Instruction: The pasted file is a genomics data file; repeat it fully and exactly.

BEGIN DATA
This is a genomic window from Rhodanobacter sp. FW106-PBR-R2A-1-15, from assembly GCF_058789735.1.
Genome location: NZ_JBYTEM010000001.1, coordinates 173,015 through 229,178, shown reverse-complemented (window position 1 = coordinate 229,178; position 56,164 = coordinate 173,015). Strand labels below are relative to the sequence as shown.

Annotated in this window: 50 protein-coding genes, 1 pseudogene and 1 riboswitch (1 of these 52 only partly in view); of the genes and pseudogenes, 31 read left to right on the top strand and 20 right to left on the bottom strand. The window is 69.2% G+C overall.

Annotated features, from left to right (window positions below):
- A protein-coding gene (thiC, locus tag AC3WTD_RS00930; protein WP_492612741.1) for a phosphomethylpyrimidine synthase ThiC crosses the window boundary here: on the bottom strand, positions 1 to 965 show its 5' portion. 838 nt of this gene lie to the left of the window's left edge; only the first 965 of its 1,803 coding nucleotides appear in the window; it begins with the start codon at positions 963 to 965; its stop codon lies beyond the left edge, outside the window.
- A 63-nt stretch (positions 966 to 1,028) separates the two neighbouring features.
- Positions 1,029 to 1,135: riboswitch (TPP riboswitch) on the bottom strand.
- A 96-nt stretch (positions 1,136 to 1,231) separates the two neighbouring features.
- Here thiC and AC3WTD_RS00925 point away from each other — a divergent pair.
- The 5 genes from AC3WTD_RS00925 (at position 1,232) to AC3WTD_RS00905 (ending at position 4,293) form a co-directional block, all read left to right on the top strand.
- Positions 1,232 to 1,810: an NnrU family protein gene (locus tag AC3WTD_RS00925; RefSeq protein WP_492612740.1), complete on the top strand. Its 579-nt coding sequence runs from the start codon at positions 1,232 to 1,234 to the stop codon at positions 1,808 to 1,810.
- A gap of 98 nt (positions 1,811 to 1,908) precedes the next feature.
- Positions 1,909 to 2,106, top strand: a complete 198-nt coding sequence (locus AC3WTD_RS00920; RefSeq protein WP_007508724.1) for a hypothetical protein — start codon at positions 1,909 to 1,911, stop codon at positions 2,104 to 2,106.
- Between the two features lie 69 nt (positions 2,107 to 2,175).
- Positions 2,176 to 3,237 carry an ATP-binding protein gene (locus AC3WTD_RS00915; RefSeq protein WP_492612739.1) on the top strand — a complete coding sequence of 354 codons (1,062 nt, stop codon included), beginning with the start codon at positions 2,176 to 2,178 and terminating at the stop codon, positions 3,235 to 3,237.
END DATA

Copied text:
This is a genomic window from Rhodanobacter sp. FW106-PBR-R2A-1-15, from assembly GCF_058789735.1.
Genome location: NZ_JBYTEM010000001.1, coordinates 173,015 through 229,178, shown reverse-complemented (window position 1 = coordinate 229,178; position 56,164 = coordinate 173,015). Strand labels below are relative to the sequence as shown.

Annotated in this window: 50 protein-coding genes, 1 pseudogene and 1 riboswitch (1 of these 52 only partly in view); of the genes and pseudogenes, 31 read left to right on the top strand and 20 right to left on the bottom strand. The window is 69.2% G+C overall.

Annotated features, from left to right (window positions below):
- A protein-coding gene (thiC, locus tag AC3WTD_RS00930; protein WP_492612741.1) for a phosphomethylpyrimidine synthase ThiC crosses the window boundary here: on the bottom strand, positions 1 to 965 show its 5' portion. 838 nt of this gene lie to the left of the window's left edge; only the first 965 of its 1,803 coding nucleotides appear in the window; it begins with the start codon at positions 963 to 965; its stop codon lies beyond the left edge, outside the window.
- A 63-nt stretch (positions 966 to 1,028) separates the two neighbouring features.
- Positions 1,029 to 1,135: riboswitch (TPP riboswitch) on the bottom strand.
- A 96-nt stretch (positions 1,136 to 1,231) separates the two neighbouring features.
- Here thiC and AC3WTD_RS00925 point away from each other — a divergent pair.
- The 5 genes from AC3WTD_RS00925 (at position 1,232) to AC3WTD_RS00905 (ending at position 4,293) form a co-directional block, all read left to right on the top strand.
- Positions 1,232 to 1,810: an NnrU family protein gene (locus tag AC3WTD_RS00925; RefSeq protein WP_492612740.1), complete on the top strand. Its 579-nt coding sequence runs from the start codon at positions 1,232 to 1,234 to the stop codon at positions 1,808 to 1,810.
- A gap of 98 nt (positions 1,811 to 1,908) precedes the next feature.
- Positions 1,909 to 2,106, top strand: a complete 198-nt coding sequence (locus AC3WTD_RS00920; RefSeq protein WP_007508724.1) for a hypothetical protein — start codon at positions 1,909 to 1,911, stop codon at positions 2,104 to 2,106.
- Between the two features lie 69 nt (positions 2,107 to 2,175).
- Positions 2,176 to 3,237 carry an ATP-binding protein gene (locus AC3WTD_RS00915; RefSeq protein WP_492612739.1) on the top strand — a complete coding sequence of 354 codons (1,062 nt, stop codon included), beginning with the start codon at positions 2,176 to 2,178 and terminating at the stop codon, positions 3,235 to 3,237.